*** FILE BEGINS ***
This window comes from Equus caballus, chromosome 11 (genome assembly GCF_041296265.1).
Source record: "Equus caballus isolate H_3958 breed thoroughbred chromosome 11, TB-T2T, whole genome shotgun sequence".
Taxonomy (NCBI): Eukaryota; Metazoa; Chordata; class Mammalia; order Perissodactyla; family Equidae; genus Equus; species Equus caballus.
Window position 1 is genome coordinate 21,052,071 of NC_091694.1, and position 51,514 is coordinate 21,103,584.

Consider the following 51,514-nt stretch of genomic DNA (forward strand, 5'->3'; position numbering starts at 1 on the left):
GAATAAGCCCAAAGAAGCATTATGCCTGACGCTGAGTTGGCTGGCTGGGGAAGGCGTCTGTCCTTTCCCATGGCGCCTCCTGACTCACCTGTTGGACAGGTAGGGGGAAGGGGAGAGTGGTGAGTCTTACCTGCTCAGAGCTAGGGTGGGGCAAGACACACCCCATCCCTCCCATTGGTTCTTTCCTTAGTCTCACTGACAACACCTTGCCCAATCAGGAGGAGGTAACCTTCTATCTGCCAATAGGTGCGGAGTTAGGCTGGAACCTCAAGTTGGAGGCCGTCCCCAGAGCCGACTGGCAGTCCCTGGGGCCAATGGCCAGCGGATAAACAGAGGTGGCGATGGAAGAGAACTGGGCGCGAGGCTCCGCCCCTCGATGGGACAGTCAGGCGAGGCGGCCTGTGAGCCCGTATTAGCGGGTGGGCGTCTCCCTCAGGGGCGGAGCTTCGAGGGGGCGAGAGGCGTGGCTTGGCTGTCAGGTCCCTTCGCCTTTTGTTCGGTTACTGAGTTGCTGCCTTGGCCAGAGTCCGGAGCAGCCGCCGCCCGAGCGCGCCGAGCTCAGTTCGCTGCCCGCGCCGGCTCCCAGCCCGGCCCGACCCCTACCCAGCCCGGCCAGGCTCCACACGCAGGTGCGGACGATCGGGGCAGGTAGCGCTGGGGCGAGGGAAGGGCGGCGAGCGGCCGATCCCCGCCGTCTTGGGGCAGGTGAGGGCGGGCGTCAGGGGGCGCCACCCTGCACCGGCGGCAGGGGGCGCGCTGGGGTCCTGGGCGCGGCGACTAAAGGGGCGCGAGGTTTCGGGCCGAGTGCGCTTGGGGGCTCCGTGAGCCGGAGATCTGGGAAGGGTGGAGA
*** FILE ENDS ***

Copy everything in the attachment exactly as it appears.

This window comes from Equus caballus, chromosome 11 (genome assembly GCF_041296265.1).
Source record: "Equus caballus isolate H_3958 breed thoroughbred chromosome 11, TB-T2T, whole genome shotgun sequence".
Taxonomy (NCBI): Eukaryota; Metazoa; Chordata; class Mammalia; order Perissodactyla; family Equidae; genus Equus; species Equus caballus.
Window position 1 is genome coordinate 21,052,071 of NC_091694.1, and position 51,514 is coordinate 21,103,584.

Consider the following 51,514-nt stretch of genomic DNA (forward strand, 5'->3'; position numbering starts at 1 on the left):
GAATAAGCCCAAAGAAGCATTATGCCTGACGCTGAGTTGGCTGGCTGGGGAAGGCGTCTGTCCTTTCCCATGGCGCCTCCTGACTCACCTGTTGGACAGGTAGGGGGAAGGGGAGAGTGGTGAGTCTTACCTGCTCAGAGCTAGGGTGGGGCAAGACACACCCCATCCCTCCCATTGGTTCTTTCCTTAGTCTCACTGACAACACCTTGCCCAATCAGGAGGAGGTAACCTTCTATCTGCCAATAGGTGCGGAGTTAGGCTGGAACCTCAAGTTGGAGGCCGTCCCCAGAGCCGACTGGCAGTCCCTGGGGCCAATGGCCAGCGGATAAACAGAGGTGGCGATGGAAGAGAACTGGGCGCGAGGCTCCGCCCCTCGATGGGACAGTCAGGCGAGGCGGCCTGTGAGCCCGTATTAGCGGGTGGGCGTCTCCCTCAGGGGCGGAGCTTCGAGGGGGCGAGAGGCGTGGCTTGGCTGTCAGGTCCCTTCGCCTTTTGTTCGGTTACTGAGTTGCTGCCTTGGCCAGAGTCCGGAGCAGCCGCCGCCCGAGCGCGCCGAGCTCAGTTCGCTGCCCGCGCCGGCTCCCAGCCCGGCCCGACCCCTACCCAGCCCGGCCAGGCTCCACACGCAGGTGCGGACGATCGGGGCAGGTAGCGCTGGGGCGAGGGAAGGGCGGCGAGCGGCCGATCCCCGCCGTCTTGGGGCAGGTGAGGGCGGGCGTCAGGGGGCGCCACCCTGCACCGGCGGCAGGGGGCGCGCTGGGGTCCTGGGCGCGGCGACTAAAGGGGCGCGAGGTTTCGGGCCGAGTGCGCTTGGGGGCTCCGTGAGCCGGAGATCTGGGAAGGGTGGAGA